Uncertainties may be due to lack of knowledge or due to the variability inherent to the systems of the organization. However uncertainty is not simply the absence of knowledge. Uncertainty may occur due to situation created by inadequate information, which can be of three sorts namely inexactness, unreliability and border with ignorance. Uncertainty can also prevail in situations where a lot of information is available. Further, new information can either increase or decrease the uncertainty. New knowledge on complex processes may reveal the presence of uncertainties that were previously unknown or were understated.

Underestimation of uncertainties can lead to strategies that neither defend against the threats nor take advantage of the opportunities that higher level of uncertainties may provide. At the other extreme, too much importance to uncertainties can lead managers to abandon the analytical rigour of their traditional planning processes altogether and base their strategic decisions primarily on gut instinct. Managements who become conscious to uncertain environments donot trust their gut instincts and suffer from decision paralysis. They avoid making critical strategic decisions. Hence no attempts are made to face the challenge of uncertainties.

At the heart of the traditional approach to strategy lies the assumption that by applying a set of powerful analytical tools, management can predict the future of the organization accurately enough to allow them to choose a clear strategic direction.

Most of the uncertainties usually contain a lot of strategically relevant information. It is often possible to identify the clear trends. Further there are usually a host of several factors, which are currently unknown but those are in fact knowable. These factors can be known provided the right analysis is done. The uncertainties which remain after the best possible analysis has been done are what is called residual uncertainties. Residual uncertainties faced by management for strategic decision making falls into one of the following four broad levels.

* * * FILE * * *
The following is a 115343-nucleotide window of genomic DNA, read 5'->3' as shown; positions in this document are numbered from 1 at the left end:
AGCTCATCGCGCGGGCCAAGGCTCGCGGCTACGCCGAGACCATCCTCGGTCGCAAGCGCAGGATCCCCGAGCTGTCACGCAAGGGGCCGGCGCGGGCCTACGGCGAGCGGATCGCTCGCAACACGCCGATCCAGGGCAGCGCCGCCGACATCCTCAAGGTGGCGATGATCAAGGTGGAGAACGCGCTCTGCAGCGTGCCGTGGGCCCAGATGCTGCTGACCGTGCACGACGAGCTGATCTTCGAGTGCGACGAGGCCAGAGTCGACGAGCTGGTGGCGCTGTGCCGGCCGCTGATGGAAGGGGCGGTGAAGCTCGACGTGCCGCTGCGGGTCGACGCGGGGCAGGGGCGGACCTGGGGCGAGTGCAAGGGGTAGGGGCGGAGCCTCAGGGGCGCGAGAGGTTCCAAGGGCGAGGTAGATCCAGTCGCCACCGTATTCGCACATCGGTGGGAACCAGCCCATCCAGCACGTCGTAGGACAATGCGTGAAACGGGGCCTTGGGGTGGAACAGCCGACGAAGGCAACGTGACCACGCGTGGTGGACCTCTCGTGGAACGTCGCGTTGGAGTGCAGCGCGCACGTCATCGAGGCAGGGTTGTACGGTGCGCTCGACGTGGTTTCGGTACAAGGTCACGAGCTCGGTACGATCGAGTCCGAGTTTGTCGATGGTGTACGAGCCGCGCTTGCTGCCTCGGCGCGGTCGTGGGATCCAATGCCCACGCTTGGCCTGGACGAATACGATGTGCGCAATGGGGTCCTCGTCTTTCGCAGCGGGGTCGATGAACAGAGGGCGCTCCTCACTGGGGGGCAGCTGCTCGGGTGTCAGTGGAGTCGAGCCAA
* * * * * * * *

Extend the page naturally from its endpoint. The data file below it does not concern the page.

• Level 1: Clear enough future – At this level, management can develop a single forecast of the future that is precise enough for strategy development. Although it is inaccurate to the extent that all the organizational environments are uncertain, the forecast usually sufficiently narrows to point to a single strategic direction. In other words, at level 1, the residual uncertainty is irrelevant to making strategic decisions.
  • Level 2: Alternate futures – At this level, the future can be described as one of a few alternate outcomes, or discreet scenarios. Analysis cannot identify which outcome will occur, although it may help establish probabilities. Most important, some, if not all, elements of the strategy would change if the outcome was predictable.
  • Level 3: A range of futures – At this level, a range of potential futures can be identified. This range is defined by a limited number of key variables, but the actual outcome may lie anywhere along a continuum bounded by this range. There are no natural discrete scenarios. As in level 2, some, possibly all, elements of the strategy would change if the outcome was predictable.
  • Level 4: True ambiguity – At this level, multiple dimensions of uncertainty interact to create an environment that is virtually impossible to predict. Unlike in level 3 situations, the range of potential outcomes cannot be identified, let alone the scenarios within the range. It might not even be possible to identify, much less predict, all the relevant variables that will define the future. Level 4 situations are quite rare, and they tend to migrate towards one of the other levels over time. However they do exist.

Levels of uncertainty are shown in Fig 2

Levels of Uncertainty

Fig 2 Levels of uncertainty

 There are three strategic postures and three fundamental types of actions under uncertainty that an organization can undertake. In terms of strategic postures, the organization can either (i) shape the future or play a leadership role in establishing how the industry operates, or (ii) adapt to the future, being flexible in recognizing and capturing opportunities in the industry, or (iii) reserve the right to play, namely invest sufficiently to keep afloat, avoiding premature commitments. The three fundamental types of actions, necessary for strategy implementation are as follows.

  • No-regrets moves or strategic decisions that have a positive payoff regardless of the end scenario
  • Options, actions that carry a reasonable price tag under any circumstances while yielding a significant payoff in some scenarios
  • bets or actions that necessitate a significant commitment on the part of the organization, generating a positive return under a favorable scenario and having a negative effect in other scenarios.

Each of the strategic postures and actions may deem useful depending on the level of uncertainty and specific circumstances facing the organization. At the same time some of these tools are more useful than others.